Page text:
Saturday, March 22, 2008

an interview with Graceann Warn

Interview with Leslie Stainton and Graceann Warn
Ann Arbor, Michigan

October 2007

.LS: When did you first begin to think of yourself as an artist?

GW: When I was a kid I guess. I had an art studio in my bedroom. I was always arranging things. Design was just in me. But I never knew an artist when I was growing up. I grew up in a really small town in New Jersey, and it just never occurred to me that people could make their livings as artists. We barely had an art program in my school. I went to college and became a landscape architect—it was the closest thing to art I could find. After I graduated, I was working for a private office in Ann Arbor, and they sent me to Minneapolis to attend an urban design conference, and when I was there I took a look at the Walker Art Center. I went to see the building, the siting of the building, and poked my head in. What was showing was an exhibition of the last works of Mark Rothko. I went into the gallery, and I was surrounded by these paintings, and I had a strong, emotional reaction-my heart was beating so fast and my eyes filled with tears. I was in the gallery by myself. I was really surprised by my reaction because I wasn’t a person who went to galleries or museums then. This was the first time that abstract art had affected me in such a profoundly emotional way. In retrospect, I realized that my own work, the design work I was doing in an office, couldn’t compare with what art had to offer, and I decided to get a studio. My life changed within that year.

How so?

I came back to Ann Arbor, and I rented a tiny, tiny studio space above the Ann Arbor Art Center. This was the 80s. At the time there were several studios up there—they called it the loft. I think there were eight of us at one time- all women. They were all making their living with art somehow. And that to me was an eye-opening experience, because here were these people who were dedicated to making art, and they were making their living that way. They became mentors to me in a certain sense. So I spent weekends and evenings there. That little studio made me take myself seriously as an artist. Fortunately for me, I made things, and they sold. I kept at it and by 1986 I was making my living solely on my art and haven’t stopped.

It’s interesting that it was abstract rather than representational art that first moved you so profoundly.

I wonder if it has something to do with the concept of synesthesia. I’ll look at a color and I’ll taste it- as if colors have flavors. And numbers have colors. There are all kinds of things that cross over in my head. I’ve only recently realized that I do that—I guess I assumed everybody did- that it was a normal thing. I think for me abstract art, especially color and form, have something to do with that, because when I look at an abstract painting I can taste it or I can hear it. Edges of color, one edge of color against another, that connection, that line that they make, is heartbreaking to me sometimes. Or it’s joyful. It has an emotion—there’s a word that I can put to it that has an emotional meaning. Rothko has always been like that to me. The edges of where a red fades off to a black—it can make me cry.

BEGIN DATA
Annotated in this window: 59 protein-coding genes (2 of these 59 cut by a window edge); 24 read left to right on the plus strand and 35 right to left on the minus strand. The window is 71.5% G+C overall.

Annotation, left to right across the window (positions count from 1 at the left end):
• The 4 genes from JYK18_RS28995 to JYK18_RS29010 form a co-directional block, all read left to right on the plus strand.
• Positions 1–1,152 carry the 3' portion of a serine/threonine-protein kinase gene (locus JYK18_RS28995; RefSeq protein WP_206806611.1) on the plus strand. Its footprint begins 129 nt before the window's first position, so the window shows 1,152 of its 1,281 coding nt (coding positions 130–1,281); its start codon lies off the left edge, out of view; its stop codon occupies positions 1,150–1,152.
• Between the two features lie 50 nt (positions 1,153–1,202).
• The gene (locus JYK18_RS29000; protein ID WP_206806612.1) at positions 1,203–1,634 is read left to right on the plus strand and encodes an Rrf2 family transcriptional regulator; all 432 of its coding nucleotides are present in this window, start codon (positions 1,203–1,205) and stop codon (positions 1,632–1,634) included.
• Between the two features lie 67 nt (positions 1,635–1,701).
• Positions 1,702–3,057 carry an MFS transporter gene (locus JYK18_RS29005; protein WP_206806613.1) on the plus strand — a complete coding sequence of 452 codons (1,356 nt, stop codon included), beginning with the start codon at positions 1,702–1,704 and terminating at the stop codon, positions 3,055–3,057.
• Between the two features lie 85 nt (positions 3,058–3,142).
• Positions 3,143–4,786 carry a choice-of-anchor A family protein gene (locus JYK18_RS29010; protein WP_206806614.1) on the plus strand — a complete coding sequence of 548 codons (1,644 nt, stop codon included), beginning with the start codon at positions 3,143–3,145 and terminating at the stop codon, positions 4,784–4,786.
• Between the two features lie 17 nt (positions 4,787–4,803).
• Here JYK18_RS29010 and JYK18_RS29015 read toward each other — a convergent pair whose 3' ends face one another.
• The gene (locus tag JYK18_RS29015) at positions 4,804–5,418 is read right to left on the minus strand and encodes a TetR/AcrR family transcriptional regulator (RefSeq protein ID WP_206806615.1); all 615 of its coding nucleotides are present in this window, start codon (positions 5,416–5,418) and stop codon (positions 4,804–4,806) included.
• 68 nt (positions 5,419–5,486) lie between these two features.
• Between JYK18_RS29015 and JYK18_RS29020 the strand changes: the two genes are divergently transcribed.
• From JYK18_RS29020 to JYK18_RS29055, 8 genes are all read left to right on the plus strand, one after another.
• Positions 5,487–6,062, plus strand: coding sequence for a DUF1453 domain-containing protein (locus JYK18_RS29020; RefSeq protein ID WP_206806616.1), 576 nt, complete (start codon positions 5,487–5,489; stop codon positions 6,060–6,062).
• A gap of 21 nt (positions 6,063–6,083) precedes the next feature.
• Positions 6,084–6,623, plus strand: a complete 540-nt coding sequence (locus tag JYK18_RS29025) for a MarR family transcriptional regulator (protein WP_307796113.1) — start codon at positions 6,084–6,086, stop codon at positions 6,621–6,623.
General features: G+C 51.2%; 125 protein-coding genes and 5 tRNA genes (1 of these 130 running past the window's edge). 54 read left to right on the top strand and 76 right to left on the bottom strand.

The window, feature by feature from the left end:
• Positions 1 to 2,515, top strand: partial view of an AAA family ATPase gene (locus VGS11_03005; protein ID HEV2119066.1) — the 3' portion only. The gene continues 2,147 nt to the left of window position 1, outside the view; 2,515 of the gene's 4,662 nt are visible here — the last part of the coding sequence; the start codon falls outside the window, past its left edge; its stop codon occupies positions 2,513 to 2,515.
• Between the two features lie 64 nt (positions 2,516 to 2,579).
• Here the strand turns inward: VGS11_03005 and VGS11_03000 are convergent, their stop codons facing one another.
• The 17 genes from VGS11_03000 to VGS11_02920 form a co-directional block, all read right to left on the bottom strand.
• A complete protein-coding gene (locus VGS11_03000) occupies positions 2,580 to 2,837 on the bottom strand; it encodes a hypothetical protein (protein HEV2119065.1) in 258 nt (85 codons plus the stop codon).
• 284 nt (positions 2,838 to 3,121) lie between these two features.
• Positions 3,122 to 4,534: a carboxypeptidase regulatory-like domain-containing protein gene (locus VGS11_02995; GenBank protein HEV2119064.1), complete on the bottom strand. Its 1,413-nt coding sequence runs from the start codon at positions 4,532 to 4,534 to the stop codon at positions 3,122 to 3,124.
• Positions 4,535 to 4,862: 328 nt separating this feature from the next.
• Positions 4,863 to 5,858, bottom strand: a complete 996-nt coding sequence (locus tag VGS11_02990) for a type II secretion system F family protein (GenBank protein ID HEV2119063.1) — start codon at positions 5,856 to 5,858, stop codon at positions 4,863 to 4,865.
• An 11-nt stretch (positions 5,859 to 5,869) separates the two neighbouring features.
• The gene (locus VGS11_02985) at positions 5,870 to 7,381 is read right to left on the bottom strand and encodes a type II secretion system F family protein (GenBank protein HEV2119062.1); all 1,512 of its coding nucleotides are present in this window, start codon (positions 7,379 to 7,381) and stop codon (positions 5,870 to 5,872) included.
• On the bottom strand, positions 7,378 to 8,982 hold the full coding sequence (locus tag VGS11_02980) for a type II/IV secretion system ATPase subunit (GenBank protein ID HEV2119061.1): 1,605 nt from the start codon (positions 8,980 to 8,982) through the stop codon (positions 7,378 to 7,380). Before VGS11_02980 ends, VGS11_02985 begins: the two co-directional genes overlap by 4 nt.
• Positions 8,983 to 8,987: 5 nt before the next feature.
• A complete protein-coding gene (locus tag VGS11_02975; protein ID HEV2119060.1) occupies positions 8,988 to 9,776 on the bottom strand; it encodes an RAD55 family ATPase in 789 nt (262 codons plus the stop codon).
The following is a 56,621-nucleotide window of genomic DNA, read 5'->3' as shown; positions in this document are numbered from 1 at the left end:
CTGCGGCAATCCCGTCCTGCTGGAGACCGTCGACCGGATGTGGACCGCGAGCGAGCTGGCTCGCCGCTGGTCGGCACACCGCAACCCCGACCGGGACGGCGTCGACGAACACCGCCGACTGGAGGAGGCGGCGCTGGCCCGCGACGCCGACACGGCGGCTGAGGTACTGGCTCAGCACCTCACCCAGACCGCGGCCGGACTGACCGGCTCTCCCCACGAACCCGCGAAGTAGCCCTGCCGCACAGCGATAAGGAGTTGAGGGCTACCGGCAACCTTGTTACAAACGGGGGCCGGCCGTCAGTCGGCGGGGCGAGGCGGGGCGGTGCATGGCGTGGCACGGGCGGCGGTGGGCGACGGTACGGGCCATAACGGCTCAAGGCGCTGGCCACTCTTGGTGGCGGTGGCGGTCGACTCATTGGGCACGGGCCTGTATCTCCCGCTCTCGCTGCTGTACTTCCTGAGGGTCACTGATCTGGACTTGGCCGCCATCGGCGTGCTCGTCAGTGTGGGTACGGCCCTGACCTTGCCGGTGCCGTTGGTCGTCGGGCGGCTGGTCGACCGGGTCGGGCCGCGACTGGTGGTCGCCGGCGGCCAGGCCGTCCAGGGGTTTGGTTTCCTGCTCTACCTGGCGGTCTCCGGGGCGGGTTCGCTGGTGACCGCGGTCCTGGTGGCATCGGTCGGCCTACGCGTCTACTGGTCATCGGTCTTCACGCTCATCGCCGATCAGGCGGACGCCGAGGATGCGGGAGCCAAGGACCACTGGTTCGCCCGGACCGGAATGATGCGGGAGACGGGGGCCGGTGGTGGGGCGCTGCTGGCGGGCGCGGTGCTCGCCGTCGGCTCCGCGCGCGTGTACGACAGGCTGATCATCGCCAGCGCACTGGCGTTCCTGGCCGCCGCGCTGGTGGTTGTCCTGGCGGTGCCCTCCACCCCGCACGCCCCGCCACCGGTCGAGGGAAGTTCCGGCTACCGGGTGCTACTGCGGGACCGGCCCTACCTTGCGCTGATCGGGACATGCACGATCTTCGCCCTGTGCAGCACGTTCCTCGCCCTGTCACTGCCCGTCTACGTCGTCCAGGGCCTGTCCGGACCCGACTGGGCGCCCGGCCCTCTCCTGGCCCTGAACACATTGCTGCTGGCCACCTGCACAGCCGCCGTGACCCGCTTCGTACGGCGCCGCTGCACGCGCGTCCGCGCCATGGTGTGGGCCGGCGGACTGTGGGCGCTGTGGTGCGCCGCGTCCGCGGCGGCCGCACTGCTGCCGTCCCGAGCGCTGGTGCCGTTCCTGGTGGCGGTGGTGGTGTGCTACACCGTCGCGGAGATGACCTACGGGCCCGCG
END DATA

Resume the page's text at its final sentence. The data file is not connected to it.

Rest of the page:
You obviously strive to achieve the same effect with your own work. How do you know when you’re there? Or do you?

There’s something that happens in the studio when you’re making the work, and it just rings true to you inside. And if it’s ringing true for me, I’m assured that there are going to be other people for whom it will ring true as well. It’s just something human or authentic when it comes through, but I have to be true to myself when I’m making it. I have to know this is right, that I’m not intellectualizing it, I’m not analyzing it, I’m not trying to force anything. It’s like tennis—you can’t muscle the ball because when you do you ruin the flow.

What do you mean by “true”?

I heard Annie Lamott talk once about writing a novel. She had been writing these successful books for years, and she was sort of angry with herself, because she thought she was using hooks and things she knew that would work, things that would people would respond to. She said, “I came to the moment when I knew I had to write the great novel I thought was in me, and I knew I had to kill off my little darlings.” Sometimes when I’m making a piece, if I’m being lazy, and I just want to get it done, make something to sell, I know the little hooks that will sell. It behooves me, as I’m trying to make work that I’m digging deeper for, to know what those little darlings are. And I have to either reject them or employ them for something other than their likeability. It’s being really conscious and editing all the time when I’m making the work, and at the same time working in a natural way. It’s a very special state of mind to be in, to do this—like being conscious but not being overly conscious. I’ve always equated it to having this pool that’s just under my consciousness, that I can just dive into, and it’s this warm, easy place that the work comes out of, and as soon as I become overly aware of it, it goes away.

Does this mean you now shun the commercial side of what you do?

This great thing has happened. I’m saying this now because it’s been successful—the great thing that’s happened is I’m aware of the faith I have in myself to do the work that’s good and true, and I can count on it. I just know that if I’m truthful with the work, other people will see it the same way. I’m not looking for mass adoration—I would hate that, actually, if people wanted to make pillowcases out of my images. There are just enough people out there who get what I do, and love it enough, that I can keep doing it. Somehow, I’m connecting with enough people that I can keep doing this work, and that’s all that I want.